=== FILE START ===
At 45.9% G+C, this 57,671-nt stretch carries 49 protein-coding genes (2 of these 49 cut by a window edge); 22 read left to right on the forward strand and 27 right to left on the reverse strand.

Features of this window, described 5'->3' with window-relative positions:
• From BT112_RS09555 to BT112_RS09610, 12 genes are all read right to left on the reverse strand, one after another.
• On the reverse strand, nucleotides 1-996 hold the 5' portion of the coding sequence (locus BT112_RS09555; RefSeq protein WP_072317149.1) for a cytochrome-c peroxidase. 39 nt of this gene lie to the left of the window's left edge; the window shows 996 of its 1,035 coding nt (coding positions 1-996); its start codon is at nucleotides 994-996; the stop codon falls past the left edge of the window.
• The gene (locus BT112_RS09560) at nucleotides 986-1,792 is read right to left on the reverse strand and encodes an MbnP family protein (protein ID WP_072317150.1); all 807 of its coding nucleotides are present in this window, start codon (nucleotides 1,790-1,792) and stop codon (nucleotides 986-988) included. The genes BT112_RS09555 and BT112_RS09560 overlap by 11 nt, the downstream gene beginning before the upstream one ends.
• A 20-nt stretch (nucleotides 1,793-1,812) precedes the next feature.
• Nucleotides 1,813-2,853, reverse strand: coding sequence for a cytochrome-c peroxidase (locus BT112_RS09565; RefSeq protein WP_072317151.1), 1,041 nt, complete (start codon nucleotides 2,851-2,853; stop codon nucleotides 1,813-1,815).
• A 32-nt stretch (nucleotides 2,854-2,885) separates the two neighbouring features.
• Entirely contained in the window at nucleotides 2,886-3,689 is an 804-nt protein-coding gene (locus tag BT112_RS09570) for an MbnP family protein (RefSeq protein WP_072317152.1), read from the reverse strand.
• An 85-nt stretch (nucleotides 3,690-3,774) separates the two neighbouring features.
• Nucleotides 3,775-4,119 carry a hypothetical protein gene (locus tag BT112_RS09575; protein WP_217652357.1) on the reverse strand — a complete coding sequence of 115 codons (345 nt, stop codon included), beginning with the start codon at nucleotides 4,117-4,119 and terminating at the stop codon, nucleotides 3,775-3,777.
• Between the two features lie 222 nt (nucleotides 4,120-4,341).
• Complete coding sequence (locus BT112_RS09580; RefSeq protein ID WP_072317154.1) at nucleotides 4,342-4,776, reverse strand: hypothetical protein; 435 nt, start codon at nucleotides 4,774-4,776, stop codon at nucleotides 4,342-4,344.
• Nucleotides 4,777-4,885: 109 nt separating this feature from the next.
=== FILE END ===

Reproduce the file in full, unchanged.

At 45.9% G+C, this 57,671-nt stretch carries 49 protein-coding genes (2 of these 49 cut by a window edge); 22 read left to right on the forward strand and 27 right to left on the reverse strand.

Features of this window, described 5'->3' with window-relative positions:
• From BT112_RS09555 to BT112_RS09610, 12 genes are all read right to left on the reverse strand, one after another.
• On the reverse strand, nucleotides 1-996 hold the 5' portion of the coding sequence (locus BT112_RS09555; RefSeq protein WP_072317149.1) for a cytochrome-c peroxidase. 39 nt of this gene lie to the left of the window's left edge; the window shows 996 of its 1,035 coding nt (coding positions 1-996); its start codon is at nucleotides 994-996; the stop codon falls past the left edge of the window.
• The gene (locus BT112_RS09560) at nucleotides 986-1,792 is read right to left on the reverse strand and encodes an MbnP family protein (protein ID WP_072317150.1); all 807 of its coding nucleotides are present in this window, start codon (nucleotides 1,790-1,792) and stop codon (nucleotides 986-988) included. The genes BT112_RS09555 and BT112_RS09560 overlap by 11 nt, the downstream gene beginning before the upstream one ends.
• A 20-nt stretch (nucleotides 1,793-1,812) precedes the next feature.
• Nucleotides 1,813-2,853, reverse strand: coding sequence for a cytochrome-c peroxidase (locus BT112_RS09565; RefSeq protein WP_072317151.1), 1,041 nt, complete (start codon nucleotides 2,851-2,853; stop codon nucleotides 1,813-1,815).
• A 32-nt stretch (nucleotides 2,854-2,885) separates the two neighbouring features.
• Entirely contained in the window at nucleotides 2,886-3,689 is an 804-nt protein-coding gene (locus tag BT112_RS09570) for an MbnP family protein (RefSeq protein WP_072317152.1), read from the reverse strand.
• An 85-nt stretch (nucleotides 3,690-3,774) separates the two neighbouring features.
• Nucleotides 3,775-4,119 carry a hypothetical protein gene (locus tag BT112_RS09575; protein WP_217652357.1) on the reverse strand — a complete coding sequence of 115 codons (345 nt, stop codon included), beginning with the start codon at nucleotides 4,117-4,119 and terminating at the stop codon, nucleotides 3,775-3,777.
• Between the two features lie 222 nt (nucleotides 4,120-4,341).
• Complete coding sequence (locus BT112_RS09580; RefSeq protein ID WP_072317154.1) at nucleotides 4,342-4,776, reverse strand: hypothetical protein; 435 nt, start codon at nucleotides 4,774-4,776, stop codon at nucleotides 4,342-4,344.
• Nucleotides 4,777-4,885: 109 nt separating this feature from the next.